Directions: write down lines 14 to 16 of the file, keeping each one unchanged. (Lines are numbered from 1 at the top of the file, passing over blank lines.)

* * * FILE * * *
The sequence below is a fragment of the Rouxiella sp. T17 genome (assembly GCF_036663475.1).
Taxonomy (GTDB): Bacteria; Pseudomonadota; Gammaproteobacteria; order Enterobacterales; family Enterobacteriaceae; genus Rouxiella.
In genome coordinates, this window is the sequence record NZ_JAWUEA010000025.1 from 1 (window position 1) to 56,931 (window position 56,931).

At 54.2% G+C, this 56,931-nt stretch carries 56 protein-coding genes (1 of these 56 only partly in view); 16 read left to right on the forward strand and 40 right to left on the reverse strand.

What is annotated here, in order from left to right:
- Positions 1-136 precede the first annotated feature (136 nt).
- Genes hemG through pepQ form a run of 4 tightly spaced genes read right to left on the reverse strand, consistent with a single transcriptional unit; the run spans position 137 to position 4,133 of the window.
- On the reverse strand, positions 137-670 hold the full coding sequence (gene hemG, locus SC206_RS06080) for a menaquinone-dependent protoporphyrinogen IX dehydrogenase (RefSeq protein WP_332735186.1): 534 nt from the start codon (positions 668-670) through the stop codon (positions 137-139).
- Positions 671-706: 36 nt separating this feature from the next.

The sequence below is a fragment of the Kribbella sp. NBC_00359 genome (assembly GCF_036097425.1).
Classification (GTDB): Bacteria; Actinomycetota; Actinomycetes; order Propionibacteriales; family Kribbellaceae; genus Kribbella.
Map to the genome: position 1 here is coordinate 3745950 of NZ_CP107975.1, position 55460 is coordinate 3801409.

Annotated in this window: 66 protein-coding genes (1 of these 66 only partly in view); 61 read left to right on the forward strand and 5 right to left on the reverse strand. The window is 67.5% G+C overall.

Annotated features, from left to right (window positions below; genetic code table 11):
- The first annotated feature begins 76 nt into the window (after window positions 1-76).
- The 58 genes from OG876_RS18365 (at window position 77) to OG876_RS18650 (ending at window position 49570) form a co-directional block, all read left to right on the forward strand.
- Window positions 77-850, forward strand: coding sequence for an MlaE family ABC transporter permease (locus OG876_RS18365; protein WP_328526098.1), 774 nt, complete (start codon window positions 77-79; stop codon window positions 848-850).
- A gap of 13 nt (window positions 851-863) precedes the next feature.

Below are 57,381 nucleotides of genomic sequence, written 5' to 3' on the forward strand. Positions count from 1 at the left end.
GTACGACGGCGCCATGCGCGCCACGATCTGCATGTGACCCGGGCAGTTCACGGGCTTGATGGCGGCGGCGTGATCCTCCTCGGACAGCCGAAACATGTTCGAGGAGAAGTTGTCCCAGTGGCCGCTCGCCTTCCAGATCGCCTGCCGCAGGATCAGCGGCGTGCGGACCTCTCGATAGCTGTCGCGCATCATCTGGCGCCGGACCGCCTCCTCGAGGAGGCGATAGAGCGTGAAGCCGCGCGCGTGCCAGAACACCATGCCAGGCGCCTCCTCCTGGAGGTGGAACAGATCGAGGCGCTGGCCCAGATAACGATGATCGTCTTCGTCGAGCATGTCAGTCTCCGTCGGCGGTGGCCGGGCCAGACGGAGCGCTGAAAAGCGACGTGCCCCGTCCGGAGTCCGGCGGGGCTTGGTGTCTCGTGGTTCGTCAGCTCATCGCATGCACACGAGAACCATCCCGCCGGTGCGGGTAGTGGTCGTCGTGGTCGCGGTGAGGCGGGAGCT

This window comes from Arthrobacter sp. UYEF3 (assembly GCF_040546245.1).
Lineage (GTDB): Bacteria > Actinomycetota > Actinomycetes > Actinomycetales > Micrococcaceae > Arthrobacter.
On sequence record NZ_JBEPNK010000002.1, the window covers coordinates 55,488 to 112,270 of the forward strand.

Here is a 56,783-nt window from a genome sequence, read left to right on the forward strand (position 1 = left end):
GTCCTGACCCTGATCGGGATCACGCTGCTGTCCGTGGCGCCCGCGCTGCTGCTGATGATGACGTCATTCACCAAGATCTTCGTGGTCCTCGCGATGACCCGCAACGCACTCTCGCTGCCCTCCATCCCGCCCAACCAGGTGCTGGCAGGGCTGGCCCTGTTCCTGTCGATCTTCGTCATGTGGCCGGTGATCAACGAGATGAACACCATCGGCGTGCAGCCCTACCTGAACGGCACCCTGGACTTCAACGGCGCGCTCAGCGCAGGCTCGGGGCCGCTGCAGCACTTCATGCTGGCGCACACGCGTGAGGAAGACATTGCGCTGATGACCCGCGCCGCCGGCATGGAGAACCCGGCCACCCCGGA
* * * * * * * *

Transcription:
Annotated features, from left to right (window positions below; genetic code table 11):
- The first annotated feature begins 76 nt into the window (after window positions 1-76).
- The 58 genes from OG876_RS18365 (at window position 77) to OG876_RS18650 (ending at window position 49570) form a co-directional block, all read left to right on the forward strand.